Much of the Central Plains cattle-feeding region experienced severe heat over the July 11 weekend, putting cattle at risk for heat stress, and those conditions are likely to persist through the first half of this week.
The USDA Agriculture Research Service, in cooperation with the National Weather Service, predicts emergency heat-stress levels for Monday, July 13 and Tuesday, July 14 across a large region of the central U.S. stretching from Texas into Nebraska and Iowa. Heat-stress risk is due to high temperatures, higher humidity, low wind speeds and little cloud cover.
The forecast indicates the heat-stress risk begins to decline, particularly in northern areas, on Tuesday and through the rest of the week. Some areas in Texas, Oklahoma, Arkansas, Louisiana and Mississippi however will experience severe heat through the week. The Heat Stress Forecast Map is available online from USDA.
Nebraska Extension Educator Randy Saner recommends providing cattle with careful attention in the mornings following high-risk days to see if they have cooled down sufficiently to handle another day of heat, or if intervention such as sprinkling feedlot pens should be implemented.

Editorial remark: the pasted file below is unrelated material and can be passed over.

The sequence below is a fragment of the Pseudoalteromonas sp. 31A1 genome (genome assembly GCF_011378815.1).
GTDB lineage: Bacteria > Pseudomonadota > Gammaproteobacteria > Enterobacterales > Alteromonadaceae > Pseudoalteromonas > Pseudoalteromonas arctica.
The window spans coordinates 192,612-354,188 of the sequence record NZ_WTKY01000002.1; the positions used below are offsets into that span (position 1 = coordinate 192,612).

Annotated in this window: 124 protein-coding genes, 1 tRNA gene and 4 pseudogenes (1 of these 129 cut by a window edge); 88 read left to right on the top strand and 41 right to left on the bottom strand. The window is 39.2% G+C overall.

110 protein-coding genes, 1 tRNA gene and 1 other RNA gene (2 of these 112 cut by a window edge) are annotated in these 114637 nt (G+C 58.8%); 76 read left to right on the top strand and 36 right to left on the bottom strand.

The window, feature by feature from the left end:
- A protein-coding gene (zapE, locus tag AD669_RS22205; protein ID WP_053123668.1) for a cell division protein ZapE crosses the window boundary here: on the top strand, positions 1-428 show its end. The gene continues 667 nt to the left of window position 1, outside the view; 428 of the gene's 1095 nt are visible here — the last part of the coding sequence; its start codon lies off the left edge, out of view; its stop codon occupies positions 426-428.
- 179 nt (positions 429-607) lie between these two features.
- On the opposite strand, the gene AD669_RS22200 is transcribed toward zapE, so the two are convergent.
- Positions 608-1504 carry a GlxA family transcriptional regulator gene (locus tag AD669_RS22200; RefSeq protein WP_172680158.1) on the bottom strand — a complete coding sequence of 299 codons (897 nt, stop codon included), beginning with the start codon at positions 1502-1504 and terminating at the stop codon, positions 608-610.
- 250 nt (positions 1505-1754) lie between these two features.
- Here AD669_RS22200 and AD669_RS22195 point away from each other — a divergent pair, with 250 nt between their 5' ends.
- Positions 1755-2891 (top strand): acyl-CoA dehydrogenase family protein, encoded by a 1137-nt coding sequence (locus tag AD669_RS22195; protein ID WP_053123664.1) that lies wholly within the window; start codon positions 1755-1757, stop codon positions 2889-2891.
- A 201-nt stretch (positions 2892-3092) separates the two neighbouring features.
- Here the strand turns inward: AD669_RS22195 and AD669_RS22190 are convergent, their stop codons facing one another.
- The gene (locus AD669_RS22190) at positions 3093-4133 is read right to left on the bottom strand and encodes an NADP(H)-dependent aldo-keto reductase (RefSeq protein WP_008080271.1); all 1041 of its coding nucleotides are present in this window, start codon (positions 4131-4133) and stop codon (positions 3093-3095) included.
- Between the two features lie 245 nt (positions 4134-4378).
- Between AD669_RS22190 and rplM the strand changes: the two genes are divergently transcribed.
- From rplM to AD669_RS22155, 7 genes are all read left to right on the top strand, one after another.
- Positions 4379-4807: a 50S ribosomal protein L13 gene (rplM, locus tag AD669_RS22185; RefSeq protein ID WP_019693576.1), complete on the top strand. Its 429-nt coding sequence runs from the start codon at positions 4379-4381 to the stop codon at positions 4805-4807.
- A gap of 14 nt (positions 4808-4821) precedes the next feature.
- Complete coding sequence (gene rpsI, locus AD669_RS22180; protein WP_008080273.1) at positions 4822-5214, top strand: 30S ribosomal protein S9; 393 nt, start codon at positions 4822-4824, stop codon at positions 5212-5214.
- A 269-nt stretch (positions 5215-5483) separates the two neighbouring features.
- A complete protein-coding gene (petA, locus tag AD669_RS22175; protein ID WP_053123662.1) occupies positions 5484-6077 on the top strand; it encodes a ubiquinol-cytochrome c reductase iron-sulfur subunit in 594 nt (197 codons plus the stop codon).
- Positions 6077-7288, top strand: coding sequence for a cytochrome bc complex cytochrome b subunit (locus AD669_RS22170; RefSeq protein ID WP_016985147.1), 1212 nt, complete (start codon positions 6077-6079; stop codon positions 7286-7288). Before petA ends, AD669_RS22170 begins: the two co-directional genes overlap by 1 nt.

Precautions should include:
· Check water flow in waters.
· Organize extra water sources such as livestock tanks and delivery tanks.
· Develop a plan for emergency water supplement may include contacting neighbors with firefighting equipment to wet down cattle that are experiencing heat stress.
Cattle with reduced lung capacity from previous sickness and black hided cattle are more susceptible. Consider making plans to move cattle to empty pens on Friday to allow for greater use of waterers.
While sprinklers can be used to cool cattle and reduce pen-surface temperatures, Saner recommends avoiding overuse which could create more humidity and increase the heat index in the feedlot.